Over the years, Sierra Club of Canada has posted many of its publications to the web in both html and pdf formats. If a publication isn't listed here, it may be available in a print version. Contact us at email@example.com if you can't find what you're looking for.
2006-08-22 | | Climate Summits, Nuclear Phaseout
In December 2005, the Ontario Power Authority (OPA) released a report on electricity planning, which included the recommendation that existing nuclear power reactors in Ontario be refurbished and new nuclear power reactors be built. The Sierra Club of Canada opposes nuclear power because it causes ongoing environmental damage and presents a risk of catastrophic accidents. There are less risky and less damaging sustainable ways of meeting the electricity needs of consumers and industry. In fact, nuclear power is the most expensive and least reliable option.
2004-03-30 | | Sydney Tar Ponds
Guernsey et al., Extract from the Canadian Journal of Public Health
2004-03-25 | | Toxics Awareness and Education
The Montreal Protocol is an international agreement which was designed to regulate and phase-out the use of chemicals that deplete stratospheric ozone, including CFCs amd Methyl Bromide. The presence of ozone in the stratosphere (the ozone layer) helps to block harmful levels of uv radiation from reaching the ground. The Bush Administration is threatening the future of what has been described as “the Most Successful Environmental Treaty”.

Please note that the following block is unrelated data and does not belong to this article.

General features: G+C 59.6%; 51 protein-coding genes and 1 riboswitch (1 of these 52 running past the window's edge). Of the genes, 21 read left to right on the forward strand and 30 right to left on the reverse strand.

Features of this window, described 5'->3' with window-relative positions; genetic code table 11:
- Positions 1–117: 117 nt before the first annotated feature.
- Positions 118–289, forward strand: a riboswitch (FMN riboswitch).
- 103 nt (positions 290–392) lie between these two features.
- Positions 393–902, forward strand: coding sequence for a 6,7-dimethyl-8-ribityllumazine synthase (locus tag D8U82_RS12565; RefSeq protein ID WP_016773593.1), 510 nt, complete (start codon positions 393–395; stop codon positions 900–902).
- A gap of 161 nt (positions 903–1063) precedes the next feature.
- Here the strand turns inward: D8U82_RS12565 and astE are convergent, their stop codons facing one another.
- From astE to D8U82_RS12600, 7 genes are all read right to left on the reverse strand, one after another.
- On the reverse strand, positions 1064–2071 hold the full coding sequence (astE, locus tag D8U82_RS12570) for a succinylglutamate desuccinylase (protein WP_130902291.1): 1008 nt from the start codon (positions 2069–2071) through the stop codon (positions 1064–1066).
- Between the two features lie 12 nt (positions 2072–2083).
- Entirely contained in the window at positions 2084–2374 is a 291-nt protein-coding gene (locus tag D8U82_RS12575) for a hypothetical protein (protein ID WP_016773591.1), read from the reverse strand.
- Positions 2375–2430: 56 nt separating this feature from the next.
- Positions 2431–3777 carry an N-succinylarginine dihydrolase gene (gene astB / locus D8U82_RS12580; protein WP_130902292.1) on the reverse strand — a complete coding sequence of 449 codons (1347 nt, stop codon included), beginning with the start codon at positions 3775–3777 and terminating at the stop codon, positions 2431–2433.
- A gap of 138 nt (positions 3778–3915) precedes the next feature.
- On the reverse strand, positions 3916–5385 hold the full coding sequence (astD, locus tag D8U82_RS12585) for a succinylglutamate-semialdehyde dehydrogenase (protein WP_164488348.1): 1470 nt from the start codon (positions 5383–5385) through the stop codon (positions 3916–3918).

2004-03-17 | | Green Budget Coalition
Sierra Club of Canada is one of the founding members of the Green Budget Coalition which provides recommendations to government on how to remove perverse subsidies encouraging environmental damage, shifting the tax burden to harmful practices and creating tax signals to encourage environmental improvement.
2004-03-17 | | Ban Asbestos
A publication by Mining Watch Canada and the Sierra Club of Canada outlining Canada's role in exporting this hazardous substance. by Joan Kuyek, Mining Watch Canada March 4, 2004
2004-03-03 | | CAFE Canada
A Toronto Star Op-Ed February 16, 2004:A13 You'll be hard-pressed to find an automaker willing to discuss how they're helping Canada meet Kyoto at the Canadian International Auto Show...
2004-03-02 | | Forests and Biodiversity
Footprints in the forest provides information about the Sustainable Forest Management (SFM) standard and certification requirements developed by the Canadian Standards Association (CSA). In order to better understand how the CSA SFM performance framework is translated into a management plan Sierra Club of Canada reviewed several SFM plans from operations certified to the CSA SFM standard – in particular the objectives and targets that are the key field components subject to audit. The report is intended to provide factual information that will allow for comparison between different certification schemes.